In another aspect of the invention an optical component for use in a touch sensor includes a substrate manufactured using a float technology, and at least three films formed onto the substrate using the same technology where at least a first film is designed primarily to provide a desired optical clarity and conductivity, at least a second film is designed primarily to isolate the first film from the substrate, and at least a third film is designed primarily to provide resistance to abrasion.
In another aspect of the invention a touch sensitive display includes a float glass substrate and at least four films formed onto the glass substrate using an atmospheric pressure chemical vapor deposition technique where the first film is designed primarily for a pre-determined optical clarity and electrical conductivity, the second film is designed primarily for isolating the first film from the substrate, the third film is designed primarily for resisting abrasion, and the fourth film is designed primarily to reduce glare.
The invention may be more completely understood and appreciated in consideration of the following detailed description of various embodiments of the invention in connection with the accompanying drawings, in which:
The present invention is generally applicable to touch screens, touch screens used with electronic display systems, and particularly where it is desirable for a touch screen to have high optical transmission, high contrast, high durability, low glare, low reflection, and low manufacturing cost. The present invention allows the optimization of a touch screen's desirable properties with no or little trade off. The present invention, furthermore, describes implementation of some of the listed desirable properties into a single layer, thereby further reducing design and manufacturing costs.
A touch screen can work on the general principle that an otherwise open electrical circuit is closed when a touch is applied. The properties of a signal generated in the closed circuit allows detection of a touch location. Different technologies may be employed to detect a touch location. One such technology is resistive. In a resistive touch, an applied touch brings two otherwise physically separated conductive films into direct physical contact with one another. The physical contact closes an otherwise open electronic circuit, thereby resulting in generation of a resistively coupled electrical signal. The properties of the generated signal allow detection of the touch location.
Capacitive is another technology commonly used to detect the location of a touch. In this case, a signal is generated when a conductive touch applicator, such as a user's finger, is brought sufficiently close to a conductive film to allow capacitive coupling between the two conductors. The two conductors are electrically connected to each other, for example, through the earth ground. Properties of the generated signal allow detection of the touch location. Other viable technologies include surface acoustic wave, infrared, and force.
The present invention is applicable to touch sensing screens where it is desirable for a touch screen to be scratch resistant, have low glare, low reflection, high optical transmission, and low manufacturing cost. The present invention is particularly applicable to touch screens utilizing resistive or capacitive technologies to detect the location of a touch. For example, one embodiment of the present invention is well suited for use in a capacitive touch screen where it is desirable to have optimized abrasion resistance and anti-reflection properties with reduced manufacturing cost. Another embodiment of the present invention is particularly suitable for use in a resistive touch screen where it is desirable for the conductive sheets to have optically diffuse surfaces with reduced manufacturing cost.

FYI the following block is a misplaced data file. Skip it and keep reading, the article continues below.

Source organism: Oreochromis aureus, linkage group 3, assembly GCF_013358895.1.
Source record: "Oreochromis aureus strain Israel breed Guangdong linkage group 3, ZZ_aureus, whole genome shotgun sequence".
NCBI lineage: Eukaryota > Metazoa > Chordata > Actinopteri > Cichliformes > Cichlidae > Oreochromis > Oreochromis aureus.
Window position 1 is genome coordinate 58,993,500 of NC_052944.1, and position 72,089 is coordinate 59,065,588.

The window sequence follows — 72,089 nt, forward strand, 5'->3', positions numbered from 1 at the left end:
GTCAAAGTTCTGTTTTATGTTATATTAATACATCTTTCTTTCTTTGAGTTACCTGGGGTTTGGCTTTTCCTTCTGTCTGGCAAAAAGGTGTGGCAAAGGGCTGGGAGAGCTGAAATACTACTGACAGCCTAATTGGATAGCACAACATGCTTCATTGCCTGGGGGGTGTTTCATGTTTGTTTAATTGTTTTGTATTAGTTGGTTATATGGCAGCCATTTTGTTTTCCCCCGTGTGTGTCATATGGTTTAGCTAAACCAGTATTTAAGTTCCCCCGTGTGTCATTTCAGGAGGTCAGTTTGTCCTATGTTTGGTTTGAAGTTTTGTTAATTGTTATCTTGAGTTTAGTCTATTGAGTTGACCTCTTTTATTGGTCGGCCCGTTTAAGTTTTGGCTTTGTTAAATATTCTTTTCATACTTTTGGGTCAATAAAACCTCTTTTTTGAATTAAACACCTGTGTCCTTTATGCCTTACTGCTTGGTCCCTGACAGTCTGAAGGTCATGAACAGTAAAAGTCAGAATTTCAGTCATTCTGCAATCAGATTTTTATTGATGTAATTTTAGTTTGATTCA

According to the present invention the overall performance of a touch sensor can be improved by designing each layer primarily to provide a particular characteristic of the touch sensor at a desired level. For example, a given layer in the touch sensor can be designed primarily to provide a pre-determined optical transmission and sheet resistance. A different layer can be designed primarily to provide a pre-determined minimum resistance to abrasion, and yet a different layer can be designed principally to reduce glare.
According to the present invention, where two or more desired characteristics in a touch sensor can not at the same time be effectively provided for by designing a single, multifunctional layer, each characteristic is provided for by designing a separate layer dedicated primarily to providing that characteristic at a pre-determined level. For example, a conventional capacitive touch sensor typically incorporates an abrasion resistant film to protect a transparent conductive sheet from damage due to repeated touches. Typically the same film is also designed to reduce reflection. However, the optimum design values for the two characteristics of resistance to abrasion and reduced reflection typically require a compromise in one or both characteristics. For example, effective abrasion resistant materials tend to have a higher index of refraction than materials used to reduce reflection. In addition, a design to provide resistance to abrasion typically requires a film thickness that can be substantially different than a design that effectively reduces reflection. As a result, it is difficult for a single film to simultaneously provide sufficient resistance to abrasion and reduction in reflection. According to the present invention, a first layer can be designed primarily to provide sufficient abrasion resistance and a second layer can be designed primarily to reduce glare. The two layers can have different indices of refraction, thickness, and material composition.